Business Succession: Beyond Buy-Sell Agreements for the Closely Held Business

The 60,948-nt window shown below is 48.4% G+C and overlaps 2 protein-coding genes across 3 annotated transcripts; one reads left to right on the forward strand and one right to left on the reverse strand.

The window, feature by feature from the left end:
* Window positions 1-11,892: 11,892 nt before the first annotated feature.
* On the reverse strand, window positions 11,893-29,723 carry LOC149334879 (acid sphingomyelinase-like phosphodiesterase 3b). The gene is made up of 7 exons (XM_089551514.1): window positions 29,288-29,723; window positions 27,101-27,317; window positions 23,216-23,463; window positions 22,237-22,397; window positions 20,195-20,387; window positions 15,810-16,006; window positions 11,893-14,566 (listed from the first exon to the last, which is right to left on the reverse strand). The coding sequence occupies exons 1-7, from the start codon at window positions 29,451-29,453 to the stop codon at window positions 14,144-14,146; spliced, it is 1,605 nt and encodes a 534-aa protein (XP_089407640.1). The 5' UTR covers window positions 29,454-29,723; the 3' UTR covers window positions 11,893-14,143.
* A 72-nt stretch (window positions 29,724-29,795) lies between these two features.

Business Succession Plan for moving beyond buy-sell agreements for the closely held businessA large portion of the businesses in the United States are closely held companies, and many of the closely held companies are family owned enterprises. The long term perpetuation of the family business is a common and laudable goal of most founders. Developing strategic and successful transitions to subsequent generations largely centers on who will control the company and whether the control will be concentrated in one family member or a small group of family members, or if the control of the company will be spread out among a large group of family members or all the family members. Limiting control to a sole shareholder or a concentrated group of shareholders that are involved in the company is usually the preferable option. The founder's decision to select the most advantageous successor(s) is hardly adequate, however, and many founders approach this first order of business tepidly and do not make the difficult decision due to the attendant consequences that include a possible disruption of the business and family relationships. A successful transition inevitably involves addressing the possible conflicts that will arise within the company itself and among the family members involved. Conflicts can emerge from the most expected and unexpected sources, and a founder that is willing to plan for and manage potential conflict will provide a more secure foundation for the business to continue successfully beyond his or her lifetime. A part of a lawyer's arsenal in assisting the family business owner is to formulate a succession plan and draft a buy-sell agreement that determines the steps and the results of various shareholders buying out other shareholders and under what circumstances a shareholder may or may not continue as a shareholder in the business. In many family situations, however, the inherent conflicts that arise and come to the surface are because the family has not been taught the intangible character development and emotional fortitude that is necessary to successfully navigate and resolve disagreements. Personality clashes, the history of family members' childhood relationships, opposing perspectives on the management and operation of the family business, and the founder's choice of who will succeed to the control and ownership of the company have the potential to ignite family blow ups. Business Succession Planning table for moving beyond buy-sell agreements for the closely held businessLawyers provide legal advice in these unfortunate situations, however, lawyers also have a unique perspective in that we also see successful family enterprises implement transition plans that go beyond the necessary buy-sell agreement. Successful family transitions are usually the result of cultivating cooperation, understanding, and forgiveness amongst family members. Founders who succeed at fostering personal growth and character development, including honesty, respect and leadership alongside teaching business acumen generally observe a more successful and peaceful generational transition of the control of their business. The founders themselves must make a deliberate and long term dedication to cultivating a family culture that brings in and nurtures the emotional intelligence necessary to perpetuate a successful family business. There are a myriad of resources available to business owners who desire guidance in this area. The Family Firm Institute, Inc. is an excellent starting point. The attorneys at The Penning Group are committed to helping our clients successfully transition their businesses to the next generation, and we can provide you with resources that will complement a comprehensive buy-sell agreement. Dan A. Penning